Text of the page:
by Jim Lobe & Daniel Luban
For much of the past few years, Israeli Prime Minister Binyamin Netanyahu has described the ruling regime in Iran as “messianic” and “apocalyptic”, a talking point he repeated over and over again last week during his latest trip to the United States.
“You don’t want to be in a position where this messianic, apocalyptic, radical regime that has these wild ambitions but a nice spokesman gets away with building the weapons of mass death,” he told NBC’s Andrea Mitchell on Oct 2. The following day, he was at it again, insisting to Stephen Inskeep of NPR that “Iran’s doctrinaire, messianic, apocalyptic regime” was also a “terrorist regime bent on world domination.”
Of course, it was much easier to make such claims when Mahmoud Ahmadinejad was the public face of the Islamic regime — particularly during his annual appearances at the UN General Assembly, where he craved the spotlight and often made deeply provocative statements in order to gain it. As Netanyahu himself has argued, it’s much more difficult to make that case now that Ahmadinejad has been replaced by Hassan Rouhani, who has explicitly rejected much of the style and substance of his predecessor. So far, Rouhani has been an unqualified hit — Newsweek’s Christopher Dickey suggested that he came across as a kind of “Santa Clause in a turban” during his maiden visit to the UN — and his much-publicized phone call with President Obama at the end of his visit has raised hopes of a rapprochement over the Iranian nuclear issue.
Hopes for some, at least. Politically speaking, such a rapprochement would be Netanyahu’s worst nightmare — both in terms of potentially legitimizing some Iranian nuclear enrichment and, perhaps more importantly, in returning attention to the Israeli-Palestinian conflict, which Netanyahu has effectively relegated to the back burner with his repeated threats of war against Iran. It’s therefore hardly surprising that Netanyahu, who has called Rouhani a “wolf in sheep’s clothing” since the beginning of the President’s new term, feels compelled to repeat ad nauseam the “messianic, apocalyptic” nature of the “cult” for which Rouhani serves as a mere “clerk.” (As LobeLog noted several years ago, this is a familiar dance for Iran hawks: when the Iranian president is a radical like Ahmadinejad, they play up his power; when it’s a moderate like Rouhani, they deride him as a mere figurehead.)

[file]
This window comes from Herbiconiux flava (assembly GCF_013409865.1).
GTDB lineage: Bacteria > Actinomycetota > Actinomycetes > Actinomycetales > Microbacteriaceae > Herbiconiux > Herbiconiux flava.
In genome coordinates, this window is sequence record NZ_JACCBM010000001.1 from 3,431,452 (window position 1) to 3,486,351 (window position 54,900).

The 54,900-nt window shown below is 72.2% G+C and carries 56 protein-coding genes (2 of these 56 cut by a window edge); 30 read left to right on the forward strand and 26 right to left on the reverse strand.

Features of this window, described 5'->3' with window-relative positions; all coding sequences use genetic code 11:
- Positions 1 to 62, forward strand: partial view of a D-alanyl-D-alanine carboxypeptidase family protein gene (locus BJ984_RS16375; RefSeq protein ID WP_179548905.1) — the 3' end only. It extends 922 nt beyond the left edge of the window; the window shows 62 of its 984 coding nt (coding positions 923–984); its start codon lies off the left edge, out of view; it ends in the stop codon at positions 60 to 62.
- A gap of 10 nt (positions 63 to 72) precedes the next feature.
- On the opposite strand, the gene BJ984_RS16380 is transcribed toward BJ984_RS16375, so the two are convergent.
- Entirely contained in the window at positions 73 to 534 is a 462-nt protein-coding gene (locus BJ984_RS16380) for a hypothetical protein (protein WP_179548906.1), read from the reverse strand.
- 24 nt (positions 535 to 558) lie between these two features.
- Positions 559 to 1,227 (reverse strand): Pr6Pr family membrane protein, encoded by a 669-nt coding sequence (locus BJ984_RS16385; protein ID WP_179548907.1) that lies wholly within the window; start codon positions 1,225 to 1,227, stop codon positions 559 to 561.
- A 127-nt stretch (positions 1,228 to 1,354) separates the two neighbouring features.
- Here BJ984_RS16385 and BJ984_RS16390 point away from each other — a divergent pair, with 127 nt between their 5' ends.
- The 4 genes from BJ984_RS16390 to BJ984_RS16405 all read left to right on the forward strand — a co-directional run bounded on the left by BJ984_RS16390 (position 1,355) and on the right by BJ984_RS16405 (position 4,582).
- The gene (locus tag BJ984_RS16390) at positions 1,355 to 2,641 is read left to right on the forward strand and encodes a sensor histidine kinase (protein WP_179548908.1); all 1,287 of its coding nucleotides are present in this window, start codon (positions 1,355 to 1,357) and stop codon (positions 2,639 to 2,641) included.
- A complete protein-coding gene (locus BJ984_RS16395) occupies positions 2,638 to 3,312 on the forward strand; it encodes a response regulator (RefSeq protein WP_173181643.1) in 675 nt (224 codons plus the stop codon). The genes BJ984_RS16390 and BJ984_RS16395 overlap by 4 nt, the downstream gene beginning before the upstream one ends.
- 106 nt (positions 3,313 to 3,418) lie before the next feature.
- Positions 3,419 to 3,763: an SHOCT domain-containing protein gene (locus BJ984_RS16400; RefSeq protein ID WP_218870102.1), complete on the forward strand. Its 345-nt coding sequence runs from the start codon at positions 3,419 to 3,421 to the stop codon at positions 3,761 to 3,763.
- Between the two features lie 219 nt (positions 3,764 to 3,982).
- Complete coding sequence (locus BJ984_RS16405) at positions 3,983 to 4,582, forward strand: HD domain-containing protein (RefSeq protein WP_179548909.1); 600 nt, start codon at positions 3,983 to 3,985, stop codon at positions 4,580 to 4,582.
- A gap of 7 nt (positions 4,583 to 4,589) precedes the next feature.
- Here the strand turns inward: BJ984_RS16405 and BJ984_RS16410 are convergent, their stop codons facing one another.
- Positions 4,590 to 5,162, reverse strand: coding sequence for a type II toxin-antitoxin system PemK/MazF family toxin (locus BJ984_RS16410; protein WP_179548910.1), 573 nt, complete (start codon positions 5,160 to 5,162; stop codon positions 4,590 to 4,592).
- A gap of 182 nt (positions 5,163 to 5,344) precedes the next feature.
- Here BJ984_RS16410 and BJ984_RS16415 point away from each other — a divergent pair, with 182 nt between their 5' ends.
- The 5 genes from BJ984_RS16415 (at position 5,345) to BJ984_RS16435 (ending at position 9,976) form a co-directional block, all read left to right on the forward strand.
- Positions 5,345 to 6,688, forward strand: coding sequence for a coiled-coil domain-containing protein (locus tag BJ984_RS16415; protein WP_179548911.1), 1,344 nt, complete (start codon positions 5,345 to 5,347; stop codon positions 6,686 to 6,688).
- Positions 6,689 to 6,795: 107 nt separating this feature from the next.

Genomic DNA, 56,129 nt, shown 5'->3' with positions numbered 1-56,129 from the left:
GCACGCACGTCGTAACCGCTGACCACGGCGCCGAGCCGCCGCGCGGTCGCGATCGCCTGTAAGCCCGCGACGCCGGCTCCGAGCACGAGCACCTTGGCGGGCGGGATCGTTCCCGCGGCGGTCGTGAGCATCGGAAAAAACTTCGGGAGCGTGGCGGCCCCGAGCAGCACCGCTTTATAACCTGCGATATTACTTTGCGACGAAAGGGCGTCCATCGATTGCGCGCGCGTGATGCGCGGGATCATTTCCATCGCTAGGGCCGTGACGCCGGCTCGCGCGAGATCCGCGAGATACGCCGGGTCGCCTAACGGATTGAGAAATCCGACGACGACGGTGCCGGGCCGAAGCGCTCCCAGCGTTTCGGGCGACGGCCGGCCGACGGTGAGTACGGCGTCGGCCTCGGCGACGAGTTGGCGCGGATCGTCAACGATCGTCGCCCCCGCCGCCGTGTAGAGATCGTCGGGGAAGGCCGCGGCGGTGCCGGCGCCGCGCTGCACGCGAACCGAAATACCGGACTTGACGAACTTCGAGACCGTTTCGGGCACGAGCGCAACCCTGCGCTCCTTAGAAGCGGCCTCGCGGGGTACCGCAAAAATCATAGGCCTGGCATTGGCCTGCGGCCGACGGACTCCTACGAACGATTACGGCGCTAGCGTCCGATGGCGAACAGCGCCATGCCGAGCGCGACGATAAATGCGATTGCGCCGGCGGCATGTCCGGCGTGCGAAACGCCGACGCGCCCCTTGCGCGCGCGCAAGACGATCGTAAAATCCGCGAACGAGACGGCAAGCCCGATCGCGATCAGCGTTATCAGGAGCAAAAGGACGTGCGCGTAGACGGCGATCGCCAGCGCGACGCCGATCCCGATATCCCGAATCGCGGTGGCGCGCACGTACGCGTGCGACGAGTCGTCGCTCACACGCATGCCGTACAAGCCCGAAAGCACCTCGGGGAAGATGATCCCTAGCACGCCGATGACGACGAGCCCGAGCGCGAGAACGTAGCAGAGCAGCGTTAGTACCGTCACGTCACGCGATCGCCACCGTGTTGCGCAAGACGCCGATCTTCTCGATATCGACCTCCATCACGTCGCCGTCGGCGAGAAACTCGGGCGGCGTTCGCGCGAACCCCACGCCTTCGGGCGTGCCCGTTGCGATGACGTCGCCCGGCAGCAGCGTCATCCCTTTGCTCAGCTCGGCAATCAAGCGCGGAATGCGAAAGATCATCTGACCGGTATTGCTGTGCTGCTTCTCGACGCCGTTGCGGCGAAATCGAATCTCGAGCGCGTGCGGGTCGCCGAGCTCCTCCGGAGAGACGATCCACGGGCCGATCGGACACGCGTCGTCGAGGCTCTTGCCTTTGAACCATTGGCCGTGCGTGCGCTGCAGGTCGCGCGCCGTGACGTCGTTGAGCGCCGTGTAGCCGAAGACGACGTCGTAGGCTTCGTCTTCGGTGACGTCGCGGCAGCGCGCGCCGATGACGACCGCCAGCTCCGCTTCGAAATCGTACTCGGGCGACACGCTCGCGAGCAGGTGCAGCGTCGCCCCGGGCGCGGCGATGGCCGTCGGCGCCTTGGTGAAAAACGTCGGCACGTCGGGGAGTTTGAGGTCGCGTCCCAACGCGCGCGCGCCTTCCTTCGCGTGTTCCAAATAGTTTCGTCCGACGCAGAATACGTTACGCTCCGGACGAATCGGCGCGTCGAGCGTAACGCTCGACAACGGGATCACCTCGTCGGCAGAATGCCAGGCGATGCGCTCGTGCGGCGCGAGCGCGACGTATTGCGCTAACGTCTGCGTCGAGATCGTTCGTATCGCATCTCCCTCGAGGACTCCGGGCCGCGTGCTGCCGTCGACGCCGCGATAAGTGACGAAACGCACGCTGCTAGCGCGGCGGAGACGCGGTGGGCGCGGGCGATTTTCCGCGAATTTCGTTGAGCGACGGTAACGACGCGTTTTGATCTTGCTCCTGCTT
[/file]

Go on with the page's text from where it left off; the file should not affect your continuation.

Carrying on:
We do not doubt that there may be “messianic” and “apocalyptic” currents within the Iranian regime. But even a cursory examination of Netanyahu’s rhetoric indicates that there may be more than a little projection at work here.
A quick look at definitions helps demonstrate what we mean. “Messianic,” according to Merriam-Webster, means “supporting a social, political, or religious cause or set of beliefs with great enthusiasm and energy” — a description that certainly applies to Netanyahu’s Likudist faith. “Messianism,” according to the Free Dictionary, may include a “belief that a particular cause or movement is destined to…save the world.”
Consider in that connection what Netanyahu himself told the UN General Assembly in his speech last week:
I want there to be no confusion on this point. Israel will not allow Iran to get nuclear weapons. If Israel is forced to stand alone, Israel will stand alone. Yet, in standing alone, Israel will know that we will be defending many, many others.